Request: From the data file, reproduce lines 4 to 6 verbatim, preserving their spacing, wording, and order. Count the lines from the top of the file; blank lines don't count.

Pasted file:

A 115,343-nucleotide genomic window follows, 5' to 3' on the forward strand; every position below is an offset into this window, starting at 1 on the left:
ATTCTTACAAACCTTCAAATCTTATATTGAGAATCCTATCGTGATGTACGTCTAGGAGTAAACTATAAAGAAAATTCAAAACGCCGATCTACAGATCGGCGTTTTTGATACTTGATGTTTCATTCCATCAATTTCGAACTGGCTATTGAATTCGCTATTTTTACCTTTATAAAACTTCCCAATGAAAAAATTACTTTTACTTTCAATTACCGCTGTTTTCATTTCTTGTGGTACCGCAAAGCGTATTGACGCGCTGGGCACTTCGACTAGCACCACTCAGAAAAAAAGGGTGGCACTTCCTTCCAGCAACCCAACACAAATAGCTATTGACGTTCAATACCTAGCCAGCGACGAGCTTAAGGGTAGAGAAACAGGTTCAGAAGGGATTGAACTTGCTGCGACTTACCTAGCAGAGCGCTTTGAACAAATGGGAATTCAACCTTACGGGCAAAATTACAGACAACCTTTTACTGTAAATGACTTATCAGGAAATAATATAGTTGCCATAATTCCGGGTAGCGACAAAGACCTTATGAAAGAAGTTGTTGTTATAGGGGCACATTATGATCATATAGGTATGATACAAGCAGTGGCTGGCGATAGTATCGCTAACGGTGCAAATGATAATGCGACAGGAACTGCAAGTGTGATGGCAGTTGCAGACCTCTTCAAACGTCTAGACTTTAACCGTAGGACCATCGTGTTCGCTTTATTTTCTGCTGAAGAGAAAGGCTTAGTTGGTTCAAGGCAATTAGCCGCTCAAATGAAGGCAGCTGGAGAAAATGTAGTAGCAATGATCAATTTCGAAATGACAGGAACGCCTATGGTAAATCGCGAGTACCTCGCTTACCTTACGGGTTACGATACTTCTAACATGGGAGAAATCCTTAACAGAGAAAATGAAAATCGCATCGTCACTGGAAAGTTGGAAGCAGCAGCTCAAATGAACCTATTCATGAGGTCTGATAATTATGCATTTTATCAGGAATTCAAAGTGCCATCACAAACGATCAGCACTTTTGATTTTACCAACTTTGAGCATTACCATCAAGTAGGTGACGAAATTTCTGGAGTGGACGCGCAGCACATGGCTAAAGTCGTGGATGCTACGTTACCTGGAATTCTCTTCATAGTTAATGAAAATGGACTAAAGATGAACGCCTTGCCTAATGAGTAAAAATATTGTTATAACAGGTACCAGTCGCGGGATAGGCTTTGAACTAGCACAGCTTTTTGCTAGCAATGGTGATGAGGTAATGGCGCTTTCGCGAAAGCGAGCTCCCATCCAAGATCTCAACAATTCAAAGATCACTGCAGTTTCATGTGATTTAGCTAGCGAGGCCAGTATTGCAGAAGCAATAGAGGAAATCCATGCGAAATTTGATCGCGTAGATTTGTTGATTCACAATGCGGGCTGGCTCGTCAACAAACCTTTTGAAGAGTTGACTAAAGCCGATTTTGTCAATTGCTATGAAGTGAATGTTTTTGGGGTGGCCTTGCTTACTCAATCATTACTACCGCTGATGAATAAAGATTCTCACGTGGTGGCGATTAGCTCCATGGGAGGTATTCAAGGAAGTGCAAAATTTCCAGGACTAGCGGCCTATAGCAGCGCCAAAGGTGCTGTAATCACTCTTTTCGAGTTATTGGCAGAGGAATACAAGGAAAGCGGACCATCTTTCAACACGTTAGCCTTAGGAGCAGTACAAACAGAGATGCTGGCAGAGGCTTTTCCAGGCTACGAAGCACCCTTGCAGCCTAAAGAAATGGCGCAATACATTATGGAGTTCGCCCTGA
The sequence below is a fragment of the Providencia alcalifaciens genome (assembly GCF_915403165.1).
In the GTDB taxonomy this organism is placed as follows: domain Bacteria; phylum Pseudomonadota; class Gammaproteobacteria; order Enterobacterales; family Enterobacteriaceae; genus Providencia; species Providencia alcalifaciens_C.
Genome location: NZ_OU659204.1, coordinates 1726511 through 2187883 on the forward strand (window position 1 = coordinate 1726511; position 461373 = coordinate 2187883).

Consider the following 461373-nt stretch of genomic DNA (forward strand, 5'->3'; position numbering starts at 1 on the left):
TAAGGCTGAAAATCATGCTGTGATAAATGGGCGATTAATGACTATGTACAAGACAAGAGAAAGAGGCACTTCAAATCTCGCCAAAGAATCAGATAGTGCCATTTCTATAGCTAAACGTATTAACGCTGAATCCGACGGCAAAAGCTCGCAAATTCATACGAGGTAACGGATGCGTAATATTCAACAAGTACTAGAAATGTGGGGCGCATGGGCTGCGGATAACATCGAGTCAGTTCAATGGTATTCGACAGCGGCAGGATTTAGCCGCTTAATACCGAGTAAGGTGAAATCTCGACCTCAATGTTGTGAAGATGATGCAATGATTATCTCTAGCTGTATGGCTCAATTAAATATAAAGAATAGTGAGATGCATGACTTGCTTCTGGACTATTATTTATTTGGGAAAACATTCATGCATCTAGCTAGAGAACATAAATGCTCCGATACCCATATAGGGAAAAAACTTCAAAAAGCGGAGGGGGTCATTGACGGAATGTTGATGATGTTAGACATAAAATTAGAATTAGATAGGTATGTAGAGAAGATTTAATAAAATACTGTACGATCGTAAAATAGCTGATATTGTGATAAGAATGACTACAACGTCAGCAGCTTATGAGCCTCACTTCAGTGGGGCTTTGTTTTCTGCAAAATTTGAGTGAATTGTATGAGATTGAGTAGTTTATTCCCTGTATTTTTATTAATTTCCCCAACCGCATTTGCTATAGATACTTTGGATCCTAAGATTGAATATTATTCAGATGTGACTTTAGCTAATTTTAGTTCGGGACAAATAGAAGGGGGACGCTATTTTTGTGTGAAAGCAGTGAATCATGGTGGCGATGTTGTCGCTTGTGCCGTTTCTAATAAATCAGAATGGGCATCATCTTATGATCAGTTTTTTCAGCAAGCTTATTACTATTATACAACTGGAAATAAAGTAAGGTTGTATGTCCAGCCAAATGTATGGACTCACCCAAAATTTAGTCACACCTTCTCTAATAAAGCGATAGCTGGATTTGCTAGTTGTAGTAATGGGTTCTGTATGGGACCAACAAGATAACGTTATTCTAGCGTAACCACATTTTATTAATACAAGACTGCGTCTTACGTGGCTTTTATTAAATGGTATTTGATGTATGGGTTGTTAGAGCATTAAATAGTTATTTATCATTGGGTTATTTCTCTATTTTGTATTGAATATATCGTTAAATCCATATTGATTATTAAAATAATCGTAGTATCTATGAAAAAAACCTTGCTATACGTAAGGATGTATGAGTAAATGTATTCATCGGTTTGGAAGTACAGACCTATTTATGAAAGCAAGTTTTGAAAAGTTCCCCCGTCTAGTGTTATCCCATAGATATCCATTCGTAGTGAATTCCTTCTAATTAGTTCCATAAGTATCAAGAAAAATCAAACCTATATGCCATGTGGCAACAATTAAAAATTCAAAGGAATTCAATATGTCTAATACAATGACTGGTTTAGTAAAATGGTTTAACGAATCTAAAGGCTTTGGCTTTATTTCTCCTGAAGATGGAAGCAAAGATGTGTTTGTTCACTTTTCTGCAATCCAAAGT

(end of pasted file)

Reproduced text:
In the GTDB taxonomy this organism is placed as follows: domain Bacteria; phylum Pseudomonadota; class Gammaproteobacteria; order Enterobacterales; family Enterobacteriaceae; genus Providencia; species Providencia alcalifaciens_C.
Genome location: NZ_OU659204.1, coordinates 1726511 through 2187883 on the forward strand (window position 1 = coordinate 1726511; position 461373 = coordinate 2187883).

Consider the following 461373-nt stretch of genomic DNA (forward strand, 5'->3'; position numbering starts at 1 on the left):